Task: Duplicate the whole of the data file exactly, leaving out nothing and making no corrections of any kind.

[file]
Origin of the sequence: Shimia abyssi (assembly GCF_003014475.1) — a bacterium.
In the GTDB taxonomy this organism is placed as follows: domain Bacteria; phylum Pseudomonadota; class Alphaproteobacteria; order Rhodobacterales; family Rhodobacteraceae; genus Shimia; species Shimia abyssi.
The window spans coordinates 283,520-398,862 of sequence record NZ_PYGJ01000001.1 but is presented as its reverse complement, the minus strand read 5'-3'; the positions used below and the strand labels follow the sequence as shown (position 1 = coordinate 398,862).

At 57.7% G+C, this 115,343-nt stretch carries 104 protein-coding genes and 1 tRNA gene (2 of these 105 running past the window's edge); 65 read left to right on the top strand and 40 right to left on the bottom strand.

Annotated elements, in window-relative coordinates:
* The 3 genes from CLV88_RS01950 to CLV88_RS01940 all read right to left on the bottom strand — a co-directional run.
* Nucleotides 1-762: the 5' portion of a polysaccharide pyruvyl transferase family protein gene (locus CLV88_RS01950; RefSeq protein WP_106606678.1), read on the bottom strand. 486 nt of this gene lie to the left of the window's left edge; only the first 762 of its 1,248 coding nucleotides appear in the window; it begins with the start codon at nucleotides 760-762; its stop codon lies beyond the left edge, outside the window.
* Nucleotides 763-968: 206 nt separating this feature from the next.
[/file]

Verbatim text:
Origin of the sequence: Shimia abyssi (assembly GCF_003014475.1) — a bacterium.
In the GTDB taxonomy this organism is placed as follows: domain Bacteria; phylum Pseudomonadota; class Alphaproteobacteria; order Rhodobacterales; family Rhodobacteraceae; genus Shimia; species Shimia abyssi.
The window spans coordinates 283,520-398,862 of sequence record NZ_PYGJ01000001.1 but is presented as its reverse complement, the minus strand read 5'-3'; the positions used below and the strand labels follow the sequence as shown (position 1 = coordinate 398,862).

At 57.7% G+C, this 115,343-nt stretch carries 104 protein-coding genes and 1 tRNA gene (2 of these 105 running past the window's edge); 65 read left to right on the top strand and 40 right to left on the bottom strand.

Annotated elements, in window-relative coordinates:
* The 3 genes from CLV88_RS01950 to CLV88_RS01940 all read right to left on the bottom strand — a co-directional run.
* Nucleotides 1-762: the 5' portion of a polysaccharide pyruvyl transferase family protein gene (locus CLV88_RS01950; RefSeq protein WP_106606678.1), read on the bottom strand. 486 nt of this gene lie to the left of the window's left edge; only the first 762 of its 1,248 coding nucleotides appear in the window; it begins with the start codon at nucleotides 760-762; its stop codon lies beyond the left edge, outside the window.
* Nucleotides 763-968: 206 nt separating this feature from the next.